Recently I attended the ARMA conference on Public Engagement with Research, as well as the H3 Symposium on Public Engagement as a Pathway to Impact. Whilst both events where filled with interesting case studies of public engagement ideas from around the UK, one key message stuck with me – we need to be supporting our academic community to be considering public engagement throughout the research life cycle.
The National Coordinating Centre for Public Engagement (NCCPE) defines public engagement as:
“The myriad of ways in which the activity and benefits of higher education and research can be shared with the public. Engagement is by definition a two-way process, involving interaction and listening, with the goal of generating mutual benefit.”
For me the most important part of this definition is the reference to a two way process generating mutual benefit.
The NCCPE website is extensive and provides plenty of information on why public engagement is important, who to engage with, tips and ideas for events as well as training opportunities. They also talk about what the purpose of engagement is, summarised in the below diagram.
Dissemination of results at the end of a study is a common driver for wanting to engage the public, but actually, could you be doing more to engage with them earlier and as a result improve your study? Going back to the idea of mutual benefit and the above described purposes of engagement could you incorporate more than just “informing” within your research? The suggestion from the conference is to consider public engagement as part of the very beginning stages of your research proposal and build it into the research lifecycle from the start.
Two examples were given for incorporating public engagement earlier than the dissemination. The first of these was using a “citizen science” approach. Case studies included the Predatory Bird Monitoring Scheme which asks the public to send in any dead birds of prey they find to a lab where they can analyse the specimen, and Fresh Water Watch which globally sources water samples to investigate the health of fresh water eco systems. These were both cited as examples of published data sets and successful citizen science projects.
A second example given was the BBC’s WW2 People’s War archive. This was a project that ran in the early 2000’s that encourages WW2 veterans to share their stories and images via the website and create a record of their experiences. In addition to the website they also collected stories via the library network and dedicated events. As a result they now have a wealth of data and can maintain those memories that would otherwise have been lost.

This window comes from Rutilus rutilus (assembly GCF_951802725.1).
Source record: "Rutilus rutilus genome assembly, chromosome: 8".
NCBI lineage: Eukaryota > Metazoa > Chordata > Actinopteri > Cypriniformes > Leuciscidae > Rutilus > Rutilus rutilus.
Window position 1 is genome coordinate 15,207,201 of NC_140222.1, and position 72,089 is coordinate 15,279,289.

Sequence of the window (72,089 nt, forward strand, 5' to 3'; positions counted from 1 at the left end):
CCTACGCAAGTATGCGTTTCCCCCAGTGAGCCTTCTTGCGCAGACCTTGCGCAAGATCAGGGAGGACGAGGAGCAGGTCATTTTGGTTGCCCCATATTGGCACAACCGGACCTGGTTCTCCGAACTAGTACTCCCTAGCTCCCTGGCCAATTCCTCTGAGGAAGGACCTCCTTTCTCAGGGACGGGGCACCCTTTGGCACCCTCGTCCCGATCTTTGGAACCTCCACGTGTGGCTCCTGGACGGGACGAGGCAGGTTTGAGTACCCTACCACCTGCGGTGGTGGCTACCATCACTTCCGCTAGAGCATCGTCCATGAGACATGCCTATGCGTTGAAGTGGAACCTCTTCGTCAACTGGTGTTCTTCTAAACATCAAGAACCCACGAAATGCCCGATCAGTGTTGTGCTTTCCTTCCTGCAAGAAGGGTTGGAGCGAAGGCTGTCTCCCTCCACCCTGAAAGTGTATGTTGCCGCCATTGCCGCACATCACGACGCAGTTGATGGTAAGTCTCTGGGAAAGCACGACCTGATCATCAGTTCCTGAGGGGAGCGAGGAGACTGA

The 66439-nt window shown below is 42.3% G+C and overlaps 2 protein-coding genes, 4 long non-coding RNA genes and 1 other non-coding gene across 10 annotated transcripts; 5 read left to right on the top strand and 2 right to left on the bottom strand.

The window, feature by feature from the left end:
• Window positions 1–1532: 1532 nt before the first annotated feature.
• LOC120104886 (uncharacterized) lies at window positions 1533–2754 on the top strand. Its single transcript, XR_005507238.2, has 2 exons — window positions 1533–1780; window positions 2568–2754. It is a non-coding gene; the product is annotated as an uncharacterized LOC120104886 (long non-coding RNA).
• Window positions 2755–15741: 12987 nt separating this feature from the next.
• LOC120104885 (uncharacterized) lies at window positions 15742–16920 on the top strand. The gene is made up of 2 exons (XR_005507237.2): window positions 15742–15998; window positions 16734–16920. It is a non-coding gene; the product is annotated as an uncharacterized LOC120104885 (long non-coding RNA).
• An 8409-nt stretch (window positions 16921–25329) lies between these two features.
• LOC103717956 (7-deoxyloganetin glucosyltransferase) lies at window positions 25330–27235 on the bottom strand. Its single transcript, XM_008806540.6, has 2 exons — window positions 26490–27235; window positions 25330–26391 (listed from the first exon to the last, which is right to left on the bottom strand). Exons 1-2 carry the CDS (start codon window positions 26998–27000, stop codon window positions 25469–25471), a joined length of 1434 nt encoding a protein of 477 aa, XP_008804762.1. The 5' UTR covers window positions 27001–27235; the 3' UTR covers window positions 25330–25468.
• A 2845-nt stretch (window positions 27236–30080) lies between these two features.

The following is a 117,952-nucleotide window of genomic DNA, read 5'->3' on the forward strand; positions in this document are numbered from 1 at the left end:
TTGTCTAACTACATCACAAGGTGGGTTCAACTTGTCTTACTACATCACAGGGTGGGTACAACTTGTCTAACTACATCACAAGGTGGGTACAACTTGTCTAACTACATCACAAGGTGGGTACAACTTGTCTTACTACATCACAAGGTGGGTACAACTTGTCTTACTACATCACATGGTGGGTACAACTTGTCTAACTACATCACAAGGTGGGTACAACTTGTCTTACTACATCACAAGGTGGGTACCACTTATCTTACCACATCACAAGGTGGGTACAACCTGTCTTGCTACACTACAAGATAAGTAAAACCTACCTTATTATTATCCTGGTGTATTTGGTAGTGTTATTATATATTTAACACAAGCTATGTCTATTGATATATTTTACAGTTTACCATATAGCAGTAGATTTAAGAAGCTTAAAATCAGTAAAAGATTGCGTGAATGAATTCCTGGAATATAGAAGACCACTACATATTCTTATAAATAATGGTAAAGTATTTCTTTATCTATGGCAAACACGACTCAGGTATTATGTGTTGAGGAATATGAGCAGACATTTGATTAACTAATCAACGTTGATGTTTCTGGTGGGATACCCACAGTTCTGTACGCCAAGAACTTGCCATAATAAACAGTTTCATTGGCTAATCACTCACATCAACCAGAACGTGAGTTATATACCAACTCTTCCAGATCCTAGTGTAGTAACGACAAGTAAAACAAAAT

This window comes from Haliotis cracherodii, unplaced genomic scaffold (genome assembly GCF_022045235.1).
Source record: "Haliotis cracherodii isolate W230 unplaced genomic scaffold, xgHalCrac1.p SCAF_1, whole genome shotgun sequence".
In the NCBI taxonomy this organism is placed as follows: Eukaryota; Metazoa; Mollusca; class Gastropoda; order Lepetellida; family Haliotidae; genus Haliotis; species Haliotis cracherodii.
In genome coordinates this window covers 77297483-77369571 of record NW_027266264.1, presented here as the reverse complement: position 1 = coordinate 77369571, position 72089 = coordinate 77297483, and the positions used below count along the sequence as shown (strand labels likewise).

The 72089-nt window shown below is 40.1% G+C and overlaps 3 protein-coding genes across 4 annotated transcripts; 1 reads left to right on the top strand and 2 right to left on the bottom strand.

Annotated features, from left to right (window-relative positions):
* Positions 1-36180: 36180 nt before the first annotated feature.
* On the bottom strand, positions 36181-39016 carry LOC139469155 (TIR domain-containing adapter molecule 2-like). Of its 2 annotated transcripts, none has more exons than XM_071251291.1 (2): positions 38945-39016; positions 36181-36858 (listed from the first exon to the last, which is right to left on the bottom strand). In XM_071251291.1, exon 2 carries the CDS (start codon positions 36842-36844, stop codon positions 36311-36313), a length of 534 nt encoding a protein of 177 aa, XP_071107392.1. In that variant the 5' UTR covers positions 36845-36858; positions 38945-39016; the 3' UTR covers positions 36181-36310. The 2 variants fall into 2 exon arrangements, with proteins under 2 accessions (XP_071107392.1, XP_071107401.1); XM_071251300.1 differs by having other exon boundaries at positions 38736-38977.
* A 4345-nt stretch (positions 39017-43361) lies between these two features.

Aside from being useful for data collection purposes the public have a lot to offer in terms of giving you new insights into research. “Consulting” as the NCCPE refer to it, could be talking to the public about what you have planned for a research study and listening to their ideas and questions as they come back. This makes your research relevant to the public and therefore maximises public benefit. At the University of Exeter they have formalised this approach through the development of PenPIG, or the Peninsula Patient Involvement Group. This is a group of patients and carers who volunteer their time to ensure research is developed based on the needs of the public. Could you apply the same principles by organising an event for local stakeholders whilst your planning your study?
So as you’re thinking about your future Festival of Learning event (deadline for proposals Friday 19th December) or considering your next research project consider how public engagement could play a part at all stages of the research lifecycle. If you’d like to discuss this further please do get in touch.